Theorizing Technological Mediation: Toward an Empirical-Philosophical Theory of Technology.
Project leader: prof.dr. Peter-Paul Verbeek
duration: 01-07-2014 till 01-07-2019
Despite its explosive growth over the past decades, the philosophy of technology is in great need of an empirical-philosophical theory of technology. The objective of this project is to develop such a theory: a theory of technological mediation. Building such a theory is a radical new step in the development of the ‘postphenomenological’ approach in philosophy of technology, which, until recently, has addressed the phenomenon of technological mediation in various isolated ways. The project will systematically investigate the mediating role of technology in three dimensions of the relations between humans and world: epistemic, ethical, and metaphysical. This will result in a framework to conceptualize and investigate how technologies help to shape human understandings of the world, normative frameworks and actions, and metaphysical frameworks.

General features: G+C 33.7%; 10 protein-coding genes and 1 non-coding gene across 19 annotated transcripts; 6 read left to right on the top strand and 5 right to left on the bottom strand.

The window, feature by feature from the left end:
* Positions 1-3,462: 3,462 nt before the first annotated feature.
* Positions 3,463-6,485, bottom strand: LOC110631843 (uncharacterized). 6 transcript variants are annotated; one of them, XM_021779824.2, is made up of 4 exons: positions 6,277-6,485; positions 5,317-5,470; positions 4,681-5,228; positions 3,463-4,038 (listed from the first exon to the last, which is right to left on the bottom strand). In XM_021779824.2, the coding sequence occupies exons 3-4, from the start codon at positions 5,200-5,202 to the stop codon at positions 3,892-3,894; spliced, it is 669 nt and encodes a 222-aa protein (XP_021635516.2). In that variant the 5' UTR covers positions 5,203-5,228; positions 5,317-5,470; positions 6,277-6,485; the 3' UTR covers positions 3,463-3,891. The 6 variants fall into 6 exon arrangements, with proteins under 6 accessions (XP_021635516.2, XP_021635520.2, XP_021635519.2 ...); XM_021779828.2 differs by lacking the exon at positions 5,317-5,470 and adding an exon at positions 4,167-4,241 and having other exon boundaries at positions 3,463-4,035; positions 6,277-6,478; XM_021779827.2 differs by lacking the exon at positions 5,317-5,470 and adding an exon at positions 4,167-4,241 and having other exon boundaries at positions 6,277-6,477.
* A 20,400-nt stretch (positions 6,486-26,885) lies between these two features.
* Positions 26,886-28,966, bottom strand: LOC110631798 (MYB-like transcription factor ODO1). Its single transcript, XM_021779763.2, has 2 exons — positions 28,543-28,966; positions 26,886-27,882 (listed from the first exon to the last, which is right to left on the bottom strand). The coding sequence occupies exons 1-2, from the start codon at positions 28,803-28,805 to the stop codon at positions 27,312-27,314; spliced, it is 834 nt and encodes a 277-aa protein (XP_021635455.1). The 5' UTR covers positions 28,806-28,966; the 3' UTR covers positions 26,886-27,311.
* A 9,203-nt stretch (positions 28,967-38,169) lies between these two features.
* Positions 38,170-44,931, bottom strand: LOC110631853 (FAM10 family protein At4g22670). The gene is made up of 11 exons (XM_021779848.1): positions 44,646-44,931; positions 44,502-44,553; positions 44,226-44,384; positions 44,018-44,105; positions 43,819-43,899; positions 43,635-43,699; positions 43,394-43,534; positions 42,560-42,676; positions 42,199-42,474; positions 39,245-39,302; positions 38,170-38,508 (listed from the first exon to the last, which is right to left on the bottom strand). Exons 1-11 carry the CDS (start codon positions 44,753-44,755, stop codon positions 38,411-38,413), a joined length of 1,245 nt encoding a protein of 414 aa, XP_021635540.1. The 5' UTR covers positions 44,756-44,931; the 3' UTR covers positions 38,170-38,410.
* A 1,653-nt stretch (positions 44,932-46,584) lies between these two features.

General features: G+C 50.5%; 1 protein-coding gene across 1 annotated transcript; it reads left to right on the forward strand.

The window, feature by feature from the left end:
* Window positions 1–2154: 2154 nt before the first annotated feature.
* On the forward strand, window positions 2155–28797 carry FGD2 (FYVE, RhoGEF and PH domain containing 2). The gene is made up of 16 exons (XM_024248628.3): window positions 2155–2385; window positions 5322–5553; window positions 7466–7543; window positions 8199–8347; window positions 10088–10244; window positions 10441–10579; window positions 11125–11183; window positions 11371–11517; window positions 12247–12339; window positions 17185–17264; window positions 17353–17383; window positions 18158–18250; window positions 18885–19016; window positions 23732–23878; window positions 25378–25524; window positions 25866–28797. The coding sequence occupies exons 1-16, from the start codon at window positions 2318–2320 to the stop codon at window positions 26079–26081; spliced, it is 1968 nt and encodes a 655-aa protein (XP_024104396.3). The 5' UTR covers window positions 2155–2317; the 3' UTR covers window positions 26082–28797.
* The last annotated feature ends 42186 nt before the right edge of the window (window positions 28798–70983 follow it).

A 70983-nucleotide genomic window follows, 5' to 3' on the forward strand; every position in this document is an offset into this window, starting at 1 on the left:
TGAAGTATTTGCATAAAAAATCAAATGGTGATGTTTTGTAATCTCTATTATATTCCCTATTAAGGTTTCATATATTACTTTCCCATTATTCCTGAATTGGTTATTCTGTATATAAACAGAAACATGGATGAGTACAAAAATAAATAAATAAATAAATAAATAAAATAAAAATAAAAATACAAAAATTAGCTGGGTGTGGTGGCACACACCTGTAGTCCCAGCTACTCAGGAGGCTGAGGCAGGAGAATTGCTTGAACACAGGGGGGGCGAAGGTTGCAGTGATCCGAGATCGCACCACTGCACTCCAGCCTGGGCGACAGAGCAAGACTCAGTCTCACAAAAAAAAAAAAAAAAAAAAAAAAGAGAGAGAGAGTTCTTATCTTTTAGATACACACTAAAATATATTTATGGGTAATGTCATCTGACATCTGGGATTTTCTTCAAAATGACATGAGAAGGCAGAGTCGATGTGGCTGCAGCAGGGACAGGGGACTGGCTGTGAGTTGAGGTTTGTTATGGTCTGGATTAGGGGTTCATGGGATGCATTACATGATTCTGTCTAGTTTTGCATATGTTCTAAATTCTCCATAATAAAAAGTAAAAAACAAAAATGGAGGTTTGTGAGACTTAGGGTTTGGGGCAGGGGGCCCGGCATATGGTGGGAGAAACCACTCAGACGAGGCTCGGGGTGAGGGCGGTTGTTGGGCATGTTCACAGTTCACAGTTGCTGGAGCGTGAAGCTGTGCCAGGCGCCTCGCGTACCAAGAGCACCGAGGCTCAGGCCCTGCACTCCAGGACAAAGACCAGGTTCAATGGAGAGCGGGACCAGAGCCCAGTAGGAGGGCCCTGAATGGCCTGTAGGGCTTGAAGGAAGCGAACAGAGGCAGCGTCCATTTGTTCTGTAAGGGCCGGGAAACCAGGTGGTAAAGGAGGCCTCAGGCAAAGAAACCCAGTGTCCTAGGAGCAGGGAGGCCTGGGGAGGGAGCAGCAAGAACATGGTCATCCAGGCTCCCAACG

These three dimensions will be studied in a combination of empirical investigation and philosophical analysis. Methodologically, the project will integrate elements of Conversation Analysis in the postphenomenological approach in Philosophy of Technology. Postphenomenology has brought a focus on the mediating powers of technologies, but now it is time to bring back the human being in the analysis, albeit in a novel way. How to understand the dynamics between technological mediations and the human appropriation of these mediations?
The empirical work focuses on imaging technologies and reproductive technologies, which involve crucial epistemological, ethical, and metaphysical elements. How do imaging technologies reveal the fetus and the brain, and how does this inform our understanding of ourselves and our offspring? How do gender selection technologies reorganize moral and political frameworks and actions? How does the Google Glass project reorganize the character of public space and our understanding of the world and each other? And how do brain imaging technologies and reproductive technologies help to shape experiences of transcendence, reorganizing the boundaries between the given and the made, fate and responsibility?